Step 1: Design
All the math needs to be correct at this point since it'll tell you what sizes to cut all your pieces. Several websites offer calculators to assist you with figuring out the missing angles and lengths of wood if all you know is your max height or the angle you want to train for.
Be careful making your wall TOO steep or TOO vertical. If it gets to be more of a ceiling then many affordable holds may become unavailable to you and if its too steep then you won't truly be preparing for outdoor climbing. This wall measures to 36.6 Degrees.
Step 2: Panels
2) Paint the panels.
TIP: Take a small piece of extra wood and roll your trash bag down to a small circle and it'll catch all the drips off the side of the can and cleanup will be a breeze.
Step 3: Constructing the Frame
Starting at the outside measure 16 inches to the center of the next 2X4. Make them all 16 inches apart center to center. I put two small pieces for added support in the inner columns.
Mending plates are simpler and in some ways stronger than "toe-nailing."
Step 4: Panels
2) I wanted to add some green to my wall so this step isn't really necessary (or any of the painting for that matter, though you will want to add a sealer if your wall will be outside.)
3)Now its time to tap the holes for your holds and T-Nuts. You can put them in any interval or just keep them as random as you'd like. A climbing guide online says that a 4X8 sheet of plywood can have up to around 250 T-Nuts. I think that mine has 150 per sheet. My spacing here is 3 inches between vertical lines and 4 inches between horizontal lines and I marked every other one in order to not have my wall so congested.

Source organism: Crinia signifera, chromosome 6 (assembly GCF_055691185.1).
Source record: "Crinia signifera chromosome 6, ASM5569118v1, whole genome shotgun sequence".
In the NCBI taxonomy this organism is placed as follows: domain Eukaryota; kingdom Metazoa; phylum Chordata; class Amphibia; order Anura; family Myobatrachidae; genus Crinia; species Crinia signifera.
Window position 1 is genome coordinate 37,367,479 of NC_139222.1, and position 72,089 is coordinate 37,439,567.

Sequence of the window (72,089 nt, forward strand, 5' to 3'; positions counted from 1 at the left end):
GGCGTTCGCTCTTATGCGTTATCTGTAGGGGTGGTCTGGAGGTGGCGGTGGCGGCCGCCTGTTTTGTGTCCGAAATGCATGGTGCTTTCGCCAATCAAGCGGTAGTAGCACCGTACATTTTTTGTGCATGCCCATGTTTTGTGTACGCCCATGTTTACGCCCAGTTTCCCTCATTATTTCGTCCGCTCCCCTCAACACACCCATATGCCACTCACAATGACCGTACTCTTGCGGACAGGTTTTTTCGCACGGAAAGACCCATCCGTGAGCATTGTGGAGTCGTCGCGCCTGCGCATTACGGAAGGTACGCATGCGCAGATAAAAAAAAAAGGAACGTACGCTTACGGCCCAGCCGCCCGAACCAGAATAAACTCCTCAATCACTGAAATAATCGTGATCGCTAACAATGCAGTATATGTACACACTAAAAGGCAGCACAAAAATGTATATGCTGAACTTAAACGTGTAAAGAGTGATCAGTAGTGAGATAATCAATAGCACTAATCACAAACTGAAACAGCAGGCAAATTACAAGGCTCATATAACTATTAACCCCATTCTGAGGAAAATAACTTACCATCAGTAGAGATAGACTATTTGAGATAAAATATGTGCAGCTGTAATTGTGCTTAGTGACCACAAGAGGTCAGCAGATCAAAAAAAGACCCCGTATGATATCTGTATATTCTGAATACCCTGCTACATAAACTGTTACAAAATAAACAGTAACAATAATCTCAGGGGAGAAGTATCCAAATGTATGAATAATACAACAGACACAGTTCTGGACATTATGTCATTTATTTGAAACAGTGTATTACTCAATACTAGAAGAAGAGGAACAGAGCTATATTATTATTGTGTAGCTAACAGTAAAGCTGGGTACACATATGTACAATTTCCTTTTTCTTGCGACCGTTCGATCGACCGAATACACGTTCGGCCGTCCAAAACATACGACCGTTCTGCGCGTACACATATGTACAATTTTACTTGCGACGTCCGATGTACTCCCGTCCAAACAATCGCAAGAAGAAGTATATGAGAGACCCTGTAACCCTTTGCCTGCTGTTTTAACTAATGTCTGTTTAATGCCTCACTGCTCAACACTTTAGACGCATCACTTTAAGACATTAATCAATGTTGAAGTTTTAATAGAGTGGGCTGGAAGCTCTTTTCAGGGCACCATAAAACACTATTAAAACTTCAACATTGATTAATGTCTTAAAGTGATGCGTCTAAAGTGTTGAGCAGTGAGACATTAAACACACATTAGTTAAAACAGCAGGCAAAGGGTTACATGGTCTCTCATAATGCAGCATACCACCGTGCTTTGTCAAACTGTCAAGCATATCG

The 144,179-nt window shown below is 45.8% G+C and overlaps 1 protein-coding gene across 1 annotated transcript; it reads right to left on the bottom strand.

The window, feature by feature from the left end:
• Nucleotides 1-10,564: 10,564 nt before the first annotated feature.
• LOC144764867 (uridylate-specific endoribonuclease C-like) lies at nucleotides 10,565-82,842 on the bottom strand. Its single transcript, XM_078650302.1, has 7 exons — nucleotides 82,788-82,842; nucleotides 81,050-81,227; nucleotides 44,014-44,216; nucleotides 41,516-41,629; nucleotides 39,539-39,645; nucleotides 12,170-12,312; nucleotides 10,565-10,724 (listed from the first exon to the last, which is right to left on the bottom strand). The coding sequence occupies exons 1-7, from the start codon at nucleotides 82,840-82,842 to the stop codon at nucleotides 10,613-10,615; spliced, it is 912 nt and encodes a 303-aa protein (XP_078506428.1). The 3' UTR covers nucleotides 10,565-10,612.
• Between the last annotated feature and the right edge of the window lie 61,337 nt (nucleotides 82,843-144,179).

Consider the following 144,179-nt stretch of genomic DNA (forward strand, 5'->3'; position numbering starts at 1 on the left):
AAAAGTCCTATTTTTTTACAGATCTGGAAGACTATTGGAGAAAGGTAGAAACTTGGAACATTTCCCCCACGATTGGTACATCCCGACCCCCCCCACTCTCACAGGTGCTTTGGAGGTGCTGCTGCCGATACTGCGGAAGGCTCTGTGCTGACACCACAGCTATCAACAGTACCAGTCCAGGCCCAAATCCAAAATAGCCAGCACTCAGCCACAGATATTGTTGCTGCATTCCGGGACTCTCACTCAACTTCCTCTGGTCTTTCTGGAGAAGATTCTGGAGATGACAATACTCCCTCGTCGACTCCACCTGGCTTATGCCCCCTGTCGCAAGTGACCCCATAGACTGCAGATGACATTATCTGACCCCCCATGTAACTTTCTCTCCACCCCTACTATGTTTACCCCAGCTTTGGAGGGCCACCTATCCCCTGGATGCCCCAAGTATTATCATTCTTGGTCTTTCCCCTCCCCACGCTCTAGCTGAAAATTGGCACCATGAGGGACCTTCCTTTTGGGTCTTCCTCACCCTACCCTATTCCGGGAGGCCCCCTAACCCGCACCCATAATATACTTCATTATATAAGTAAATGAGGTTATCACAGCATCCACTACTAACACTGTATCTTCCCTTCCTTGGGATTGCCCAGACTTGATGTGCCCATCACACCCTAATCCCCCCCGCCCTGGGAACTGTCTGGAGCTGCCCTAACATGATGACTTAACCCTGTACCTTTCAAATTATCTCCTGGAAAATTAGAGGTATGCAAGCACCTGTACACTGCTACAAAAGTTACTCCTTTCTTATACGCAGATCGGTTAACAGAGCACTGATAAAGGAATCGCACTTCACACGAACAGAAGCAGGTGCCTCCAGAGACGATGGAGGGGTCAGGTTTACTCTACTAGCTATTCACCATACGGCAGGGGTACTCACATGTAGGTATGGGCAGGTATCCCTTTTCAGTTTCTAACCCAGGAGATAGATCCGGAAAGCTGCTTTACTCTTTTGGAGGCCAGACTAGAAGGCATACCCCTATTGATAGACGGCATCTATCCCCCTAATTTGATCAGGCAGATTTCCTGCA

4)Campus rungs should be evenly spaced. Just follow the instructions that come with the set.
5)Once there are holes, there need to be T-Nuts.
Step 5: Give It a Leg to Stand On.
NOTE: Make sure the hole is in the exact same place on both legs.
2) You're about to add your hangboard so at this time get your paint out again.
Step 6: Hangboard
2) Cut the 2X4 to be 32" and then at a 36 degree angle down the length of the wood.
3) Repeat so that you end up with two pieces and then toe-nail screw them into the wall with deck screws.
4) After you attach the plywood just add the hang board and screw in some rocks.
Thats it! Now throw a crash pad down and start designing problems!
Step 7: Extras and Goodies
A: So this entire project (minus rocks and hardware) cost about $140 without paint and right at $200 including all the painting supplies from Lowes. That's not bad at all!
Q:Where did you get your holds?
A: I ordered them in two orders from two companies. Below are images of the invoices from both Atomik and Three Ball Climbing. The Atomik volume and holds arent shown in the pictures of the wall because I havent gotten them yet. Ill change the main photo once I get them on the wall, but the specific packages are pictured below. Also, several companies will send you samples often for free in addition to an order or you're only asked to cover shipping.
Q: How long did this take?
A: Two days. It would have been faster, but I was working alone mostly and learning how to do everything as I went.
Q: Where all of these pictures taken with your phone?
Q: What are some workouts I can do to be a stronger climber, competitive boulderer?
A: Here are some of the circuits I use. Maybe they'll help you too.
AND OF COURSE WEIGHT TRAINING!!!